A Parent’s Back To School

At the start of the school year, it’s not just the kids who face an adjustment—parents do too. From homework to teacher conference to after-school activities, this time of year can be overwhelming and chaotic.

But don’t despair—help is right around the corner! Join me, along with five other parent coaches, on Friday, Sept. 15, for A Parent’s Back to School Facebook Party, from 5:30 p.m. to 9:10 p.m. Eastern time. Here’s the lineup of topics each coach will discuss, along with giveaways and answering audience questions. Note: All times are Eastern time.

5:30 to 6 p.m. Coach introductions—the giveaways start.
6 p.m. to 6:30 p.m. Parent Coach Laura Gray on Getting Your School Day Off to a Great Start
6:30 to 7 p.m. Parent Coach Susan Morley on Creating a Family Mission Statement
7 to 7:30 p.m. Parent Coach Trinity Jensen on Avoiding Homework Hassles
7:30 to 8 p.m. Parent Coach Sarah Hamaker on Scheduling Your School Year
8 p.m. to 8:30 p.m. Parent Coach Liz Mallet on How to Avoid Micromanaging
8:30 p.m. to 9 p.m. Parent Coach Wendy Faucett on How to Have a Great Parent-Teacher Relationship
9 to 9:10 p.m. Final thoughts.

On Friday, visit https://www.facebook.com/events/1892016571016178 to join the fun–you can ask questions, interact with the coaches or just enjoy the party. Hope to see you all soon!

 

How to Help Kids Adjust to Hurricane Displacements

Q: We were affected by Hurricane Harvey. Our house flooded by a few inches, and we had to relocate until we’re able to redo some parts of our house. My husband, 24-month old son, and I are currently living with my sister.

I noticed my son started sucking his finger a lot more and is a bit more clingy than usual. Is there anything I can do to help him during this transition? He also has his own room here, but since the move, we have been sleeping with him. When do we transition him to sleeping back on his own without heightening the anxiety? Thank you!

A: First of all, kudos on trying to establish as normal a situation as you can with your toddler. In 2003, my husband and I, along with our nearly 1-year-old daughter, had to relocate to my in-laws’ home after Hurricane Isabel dropped a tree through our home, so I do understand the stress of leaving home quickly and trying to figure out how to get the house fixed, all while raising a toddler. We ended up living with my in-laws for five months while our house was put back together, so we went through much of what you’re experiencing in transitioning to temporary housing situations in less-than-ideal conditions.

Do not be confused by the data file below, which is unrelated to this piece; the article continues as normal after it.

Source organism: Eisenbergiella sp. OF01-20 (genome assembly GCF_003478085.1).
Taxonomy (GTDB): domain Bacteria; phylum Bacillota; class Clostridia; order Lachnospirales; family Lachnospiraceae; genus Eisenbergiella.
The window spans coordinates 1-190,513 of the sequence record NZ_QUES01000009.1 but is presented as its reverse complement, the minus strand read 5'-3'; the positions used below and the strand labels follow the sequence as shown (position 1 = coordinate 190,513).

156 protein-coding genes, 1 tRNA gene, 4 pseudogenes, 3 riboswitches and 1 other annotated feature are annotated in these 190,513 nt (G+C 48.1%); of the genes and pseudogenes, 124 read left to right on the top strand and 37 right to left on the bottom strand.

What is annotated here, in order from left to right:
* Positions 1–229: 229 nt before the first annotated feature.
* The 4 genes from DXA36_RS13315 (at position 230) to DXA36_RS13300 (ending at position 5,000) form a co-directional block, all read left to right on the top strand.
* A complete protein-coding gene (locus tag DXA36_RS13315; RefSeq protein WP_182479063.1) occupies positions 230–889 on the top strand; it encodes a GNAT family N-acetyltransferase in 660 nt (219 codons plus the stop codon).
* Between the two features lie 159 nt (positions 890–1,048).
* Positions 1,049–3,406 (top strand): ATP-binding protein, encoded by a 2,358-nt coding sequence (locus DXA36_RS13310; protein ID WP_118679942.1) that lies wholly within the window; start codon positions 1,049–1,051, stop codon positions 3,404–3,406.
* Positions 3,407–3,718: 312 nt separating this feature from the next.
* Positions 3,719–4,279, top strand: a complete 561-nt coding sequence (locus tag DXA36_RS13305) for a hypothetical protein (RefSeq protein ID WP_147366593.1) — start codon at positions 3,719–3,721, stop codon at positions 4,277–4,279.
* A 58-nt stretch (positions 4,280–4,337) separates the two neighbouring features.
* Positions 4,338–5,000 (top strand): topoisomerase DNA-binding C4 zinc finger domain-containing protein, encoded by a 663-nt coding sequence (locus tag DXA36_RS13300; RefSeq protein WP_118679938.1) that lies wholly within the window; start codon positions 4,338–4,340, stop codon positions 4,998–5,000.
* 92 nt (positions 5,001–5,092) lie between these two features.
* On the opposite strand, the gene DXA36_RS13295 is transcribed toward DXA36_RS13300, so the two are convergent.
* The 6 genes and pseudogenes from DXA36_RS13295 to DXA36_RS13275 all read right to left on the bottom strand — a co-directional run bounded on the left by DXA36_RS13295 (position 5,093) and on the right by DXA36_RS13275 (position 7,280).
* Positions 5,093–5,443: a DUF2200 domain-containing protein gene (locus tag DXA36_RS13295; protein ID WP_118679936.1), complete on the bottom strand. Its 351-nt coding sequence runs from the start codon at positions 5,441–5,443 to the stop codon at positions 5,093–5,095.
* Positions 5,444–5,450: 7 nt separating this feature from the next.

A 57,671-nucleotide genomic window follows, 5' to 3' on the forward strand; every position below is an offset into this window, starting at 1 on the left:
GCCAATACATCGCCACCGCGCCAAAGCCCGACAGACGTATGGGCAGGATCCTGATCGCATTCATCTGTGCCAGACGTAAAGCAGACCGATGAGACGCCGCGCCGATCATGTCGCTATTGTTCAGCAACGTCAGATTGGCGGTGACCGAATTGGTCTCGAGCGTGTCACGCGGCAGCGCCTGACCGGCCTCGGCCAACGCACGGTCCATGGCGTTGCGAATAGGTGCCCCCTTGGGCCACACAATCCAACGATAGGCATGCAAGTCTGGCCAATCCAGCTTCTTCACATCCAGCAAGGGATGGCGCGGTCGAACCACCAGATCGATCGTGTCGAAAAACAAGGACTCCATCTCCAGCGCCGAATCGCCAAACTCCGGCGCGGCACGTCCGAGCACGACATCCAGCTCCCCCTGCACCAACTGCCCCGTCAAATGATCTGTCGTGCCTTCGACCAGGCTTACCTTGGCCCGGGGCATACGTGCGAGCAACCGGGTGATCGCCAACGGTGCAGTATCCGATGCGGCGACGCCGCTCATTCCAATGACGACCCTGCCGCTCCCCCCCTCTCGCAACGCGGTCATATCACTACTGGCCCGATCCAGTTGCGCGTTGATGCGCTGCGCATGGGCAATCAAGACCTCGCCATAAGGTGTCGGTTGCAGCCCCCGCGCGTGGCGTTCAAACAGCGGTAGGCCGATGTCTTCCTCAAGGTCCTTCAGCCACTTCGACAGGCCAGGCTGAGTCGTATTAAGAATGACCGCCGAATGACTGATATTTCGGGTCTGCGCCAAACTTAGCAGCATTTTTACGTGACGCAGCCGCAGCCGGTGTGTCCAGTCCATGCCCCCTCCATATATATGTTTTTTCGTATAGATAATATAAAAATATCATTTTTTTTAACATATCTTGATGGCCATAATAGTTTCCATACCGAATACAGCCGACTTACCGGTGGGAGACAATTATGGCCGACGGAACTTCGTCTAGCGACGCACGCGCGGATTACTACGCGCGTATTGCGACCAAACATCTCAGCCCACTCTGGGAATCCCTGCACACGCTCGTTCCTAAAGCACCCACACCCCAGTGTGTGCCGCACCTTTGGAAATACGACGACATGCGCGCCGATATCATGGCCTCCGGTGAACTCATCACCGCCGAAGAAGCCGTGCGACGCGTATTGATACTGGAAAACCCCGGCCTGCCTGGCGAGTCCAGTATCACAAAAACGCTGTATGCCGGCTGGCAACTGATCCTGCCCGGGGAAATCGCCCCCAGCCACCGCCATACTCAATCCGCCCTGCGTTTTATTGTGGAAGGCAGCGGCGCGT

Kids pick up on our anxiety, which is probably why he’s sucking his finger more and being clingy. He doesn’t understand what happened, only that mom and dad are not acting like usual. What worked for us is establishing as normal a routine as you can, including moving him to sleep in his own bed in his own room. There might be a few nights of some crying (just go in and reassure, but try not to pick him up—pat on back, maybe sing a song, etc.

Try to ensure he’s napping as usual and has plenty of time to run around/use up his energy during the day. If you have to meet with people to discuss your house repairs, make sure you bring toys or books or things for him to play with. Also try to stick to his regular diet as much as possible–when we eat well and sleep well, things are generally better all around (and this goes for mom and dad, too).

The more calm you can act, the less anxious he’ll be—a tall order, I know! But remember: children are very resilient and he’ll soon settle into the new environment and routine fairly quickly.

For older children, try not to discuss too much of the situation within their earshot, as too much information can bred confusion and anxiety. But do keep them informed with regular updates as to what’s being done and what to expect in the coming days or weeks.

Also, try to incorporate as much normalcy as possible with family celebrations, trips and/or outings already on the calendar. Another tall order, but that can help to make life seem just a bit off track and not completely derailed.

If your family’s situation isn’t too dire, consider volunteering or helping others in worse straits if possible. A morning spent helping someone shovel mud out of their home when yours only had water damage can help keep things in perspective.

Sleep Isn’t Just for Babies